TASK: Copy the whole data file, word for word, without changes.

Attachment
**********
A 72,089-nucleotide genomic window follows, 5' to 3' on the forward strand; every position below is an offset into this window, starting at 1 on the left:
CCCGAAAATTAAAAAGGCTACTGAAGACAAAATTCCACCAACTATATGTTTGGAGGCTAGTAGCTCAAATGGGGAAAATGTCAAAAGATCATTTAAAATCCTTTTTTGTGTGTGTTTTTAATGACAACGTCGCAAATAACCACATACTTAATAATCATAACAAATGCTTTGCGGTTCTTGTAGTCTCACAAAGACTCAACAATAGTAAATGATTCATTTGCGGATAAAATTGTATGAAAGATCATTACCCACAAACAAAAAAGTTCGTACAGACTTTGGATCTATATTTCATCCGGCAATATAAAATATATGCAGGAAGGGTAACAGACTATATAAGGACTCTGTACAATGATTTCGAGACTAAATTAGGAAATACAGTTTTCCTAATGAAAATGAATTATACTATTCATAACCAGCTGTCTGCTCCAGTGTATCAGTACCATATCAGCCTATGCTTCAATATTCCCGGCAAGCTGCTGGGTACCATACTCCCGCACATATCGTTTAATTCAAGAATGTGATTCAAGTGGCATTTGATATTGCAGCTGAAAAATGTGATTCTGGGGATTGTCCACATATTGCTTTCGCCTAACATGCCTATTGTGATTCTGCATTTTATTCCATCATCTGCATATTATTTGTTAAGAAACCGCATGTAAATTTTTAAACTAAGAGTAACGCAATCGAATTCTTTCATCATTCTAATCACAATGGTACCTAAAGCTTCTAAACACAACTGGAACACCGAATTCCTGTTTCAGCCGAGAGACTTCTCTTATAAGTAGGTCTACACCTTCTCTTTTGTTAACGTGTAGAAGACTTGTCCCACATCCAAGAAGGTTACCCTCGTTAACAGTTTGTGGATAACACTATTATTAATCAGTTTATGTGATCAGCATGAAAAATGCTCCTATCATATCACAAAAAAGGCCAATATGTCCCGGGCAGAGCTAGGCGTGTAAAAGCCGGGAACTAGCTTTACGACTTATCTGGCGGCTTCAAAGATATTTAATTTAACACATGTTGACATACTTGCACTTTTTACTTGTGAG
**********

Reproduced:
A 72,089-nucleotide genomic window follows, 5' to 3' on the forward strand; every position below is an offset into this window, starting at 1 on the left:
CCCGAAAATTAAAAAGGCTACTGAAGACAAAATTCCACCAACTATATGTTTGGAGGCTAGTAGCTCAAATGGGGAAAATGTCAAAAGATCATTTAAAATCCTTTTTTGTGTGTGTTTTTAATGACAACGTCGCAAATAACCACATACTTAATAATCATAACAAATGCTTTGCGGTTCTTGTAGTCTCACAAAGACTCAACAATAGTAAATGATTCATTTGCGGATAAAATTGTATGAAAGATCATTACCCACAAACAAAAAAGTTCGTACAGACTTTGGATCTATATTTCATCCGGCAATATAAAATATATGCAGGAAGGGTAACAGACTATATAAGGACTCTGTACAATGATTTCGAGACTAAATTAGGAAATACAGTTTTCCTAATGAAAATGAATTATACTATTCATAACCAGCTGTCTGCTCCAGTGTATCAGTACCATATCAGCCTATGCTTCAATATTCCCGGCAAGCTGCTGGGTACCATACTCCCGCACATATCGTTTAATTCAAGAATGTGATTCAAGTGGCATTTGATATTGCAGCTGAAAAATGTGATTCTGGGGATTGTCCACATATTGCTTTCGCCTAACATGCCTATTGTGATTCTGCATTTTATTCCATCATCTGCATATTATTTGTTAAGAAACCGCATGTAAATTTTTAAACTAAGAGTAACGCAATCGAATTCTTTCATCATTCTAATCACAATGGTACCTAAAGCTTCTAAACACAACTGGAACACCGAATTCCTGTTTCAGCCGAGAGACTTCTCTTATAAGTAGGTCTACACCTTCTCTTTTGTTAACGTGTAGAAGACTTGTCCCACATCCAAGAAGGTTACCCTCGTTAACAGTTTGTGGATAACACTATTATTAATCAGTTTATGTGATCAGCATGAAAAATGCTCCTATCATATCACAAAAAAGGCCAATATGTCCCGGGCAGAGCTAGGCGTGTAAAAGCCGGGAACTAGCTTTACGACTTATCTGGCGGCTTCAAAGATATTTAATTTAACACATGTTGACATACTTGCACTTTTTACTTGTGAG